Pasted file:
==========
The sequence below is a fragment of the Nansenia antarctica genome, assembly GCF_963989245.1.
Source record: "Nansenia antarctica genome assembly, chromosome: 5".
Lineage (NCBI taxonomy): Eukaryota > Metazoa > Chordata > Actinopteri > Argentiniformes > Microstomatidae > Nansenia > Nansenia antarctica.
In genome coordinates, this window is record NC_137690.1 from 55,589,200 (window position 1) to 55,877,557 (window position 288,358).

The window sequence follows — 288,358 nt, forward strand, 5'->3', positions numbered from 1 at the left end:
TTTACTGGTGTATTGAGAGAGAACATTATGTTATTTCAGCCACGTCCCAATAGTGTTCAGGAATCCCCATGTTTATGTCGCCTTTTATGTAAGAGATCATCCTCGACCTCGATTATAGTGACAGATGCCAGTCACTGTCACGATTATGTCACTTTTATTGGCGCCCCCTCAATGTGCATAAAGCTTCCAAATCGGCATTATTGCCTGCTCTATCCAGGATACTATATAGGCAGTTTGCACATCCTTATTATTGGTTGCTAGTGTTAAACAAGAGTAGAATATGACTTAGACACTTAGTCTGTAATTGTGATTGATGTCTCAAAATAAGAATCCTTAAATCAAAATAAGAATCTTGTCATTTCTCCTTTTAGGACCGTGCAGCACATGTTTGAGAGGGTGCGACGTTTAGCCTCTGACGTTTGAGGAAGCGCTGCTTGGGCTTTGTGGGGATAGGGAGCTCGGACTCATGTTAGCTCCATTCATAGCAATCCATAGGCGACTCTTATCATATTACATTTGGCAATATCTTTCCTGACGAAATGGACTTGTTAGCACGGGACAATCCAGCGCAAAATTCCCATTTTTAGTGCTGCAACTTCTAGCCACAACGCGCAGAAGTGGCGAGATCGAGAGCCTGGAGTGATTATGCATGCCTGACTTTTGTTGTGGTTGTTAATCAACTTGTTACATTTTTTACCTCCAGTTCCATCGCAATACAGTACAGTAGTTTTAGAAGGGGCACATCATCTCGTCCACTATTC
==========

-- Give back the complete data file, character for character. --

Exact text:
The sequence below is a fragment of the Nansenia antarctica genome, assembly GCF_963989245.1.
Source record: "Nansenia antarctica genome assembly, chromosome: 5".
Lineage (NCBI taxonomy): Eukaryota > Metazoa > Chordata > Actinopteri > Argentiniformes > Microstomatidae > Nansenia > Nansenia antarctica.
In genome coordinates, this window is record NC_137690.1 from 55,589,200 (window position 1) to 55,877,557 (window position 288,358).

The window sequence follows — 288,358 nt, forward strand, 5'->3', positions numbered from 1 at the left end:
TTTACTGGTGTATTGAGAGAGAACATTATGTTATTTCAGCCACGTCCCAATAGTGTTCAGGAATCCCCATGTTTATGTCGCCTTTTATGTAAGAGATCATCCTCGACCTCGATTATAGTGACAGATGCCAGTCACTGTCACGATTATGTCACTTTTATTGGCGCCCCCTCAATGTGCATAAAGCTTCCAAATCGGCATTATTGCCTGCTCTATCCAGGATACTATATAGGCAGTTTGCACATCCTTATTATTGGTTGCTAGTGTTAAACAAGAGTAGAATATGACTTAGACACTTAGTCTGTAATTGTGATTGATGTCTCAAAATAAGAATCCTTAAATCAAAATAAGAATCTTGTCATTTCTCCTTTTAGGACCGTGCAGCACATGTTTGAGAGGGTGCGACGTTTAGCCTCTGACGTTTGAGGAAGCGCTGCTTGGGCTTTGTGGGGATAGGGAGCTCGGACTCATGTTAGCTCCATTCATAGCAATCCATAGGCGACTCTTATCATATTACATTTGGCAATATCTTTCCTGACGAAATGGACTTGTTAGCACGGGACAATCCAGCGCAAAATTCCCATTTTTAGTGCTGCAACTTCTAGCCACAACGCGCAGAAGTGGCGAGATCGAGAGCCTGGAGTGATTATGCATGCCTGACTTTTGTTGTGGTTGTTAATCAACTTGTTACATTTTTTACCTCCAGTTCCATCGCAATACAGTACAGTAGTTTTAGAAGGGGCACATCATCTCGTCCACTATTC